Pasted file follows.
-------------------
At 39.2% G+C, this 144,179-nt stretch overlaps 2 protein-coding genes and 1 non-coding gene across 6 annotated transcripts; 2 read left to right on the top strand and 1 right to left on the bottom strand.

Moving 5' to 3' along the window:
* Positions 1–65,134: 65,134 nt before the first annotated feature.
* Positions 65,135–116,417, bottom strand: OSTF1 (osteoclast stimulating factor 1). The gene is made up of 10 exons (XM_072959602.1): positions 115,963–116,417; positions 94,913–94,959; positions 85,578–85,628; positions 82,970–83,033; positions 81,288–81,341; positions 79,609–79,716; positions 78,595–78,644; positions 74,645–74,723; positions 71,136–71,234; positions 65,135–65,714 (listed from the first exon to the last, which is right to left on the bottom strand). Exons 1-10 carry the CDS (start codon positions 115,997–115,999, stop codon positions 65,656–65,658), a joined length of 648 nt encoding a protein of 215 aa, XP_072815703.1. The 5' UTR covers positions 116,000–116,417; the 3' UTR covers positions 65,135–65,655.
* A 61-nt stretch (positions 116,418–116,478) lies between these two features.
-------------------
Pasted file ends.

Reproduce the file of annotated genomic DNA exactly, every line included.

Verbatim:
At 39.2% G+C, this 144,179-nt stretch overlaps 2 protein-coding genes and 1 non-coding gene across 6 annotated transcripts; 2 read left to right on the top strand and 1 right to left on the bottom strand.

Moving 5' to 3' along the window:
* Positions 1–65,134: 65,134 nt before the first annotated feature.
* Positions 65,135–116,417, bottom strand: OSTF1 (osteoclast stimulating factor 1). The gene is made up of 10 exons (XM_072959602.1): positions 115,963–116,417; positions 94,913–94,959; positions 85,578–85,628; positions 82,970–83,033; positions 81,288–81,341; positions 79,609–79,716; positions 78,595–78,644; positions 74,645–74,723; positions 71,136–71,234; positions 65,135–65,714 (listed from the first exon to the last, which is right to left on the bottom strand). Exons 1-10 carry the CDS (start codon positions 115,997–115,999, stop codon positions 65,656–65,658), a joined length of 648 nt encoding a protein of 215 aa, XP_072815703.1. The 5' UTR covers positions 116,000–116,417; the 3' UTR covers positions 65,135–65,655.
* A 61-nt stretch (positions 116,418–116,478) lies between these two features.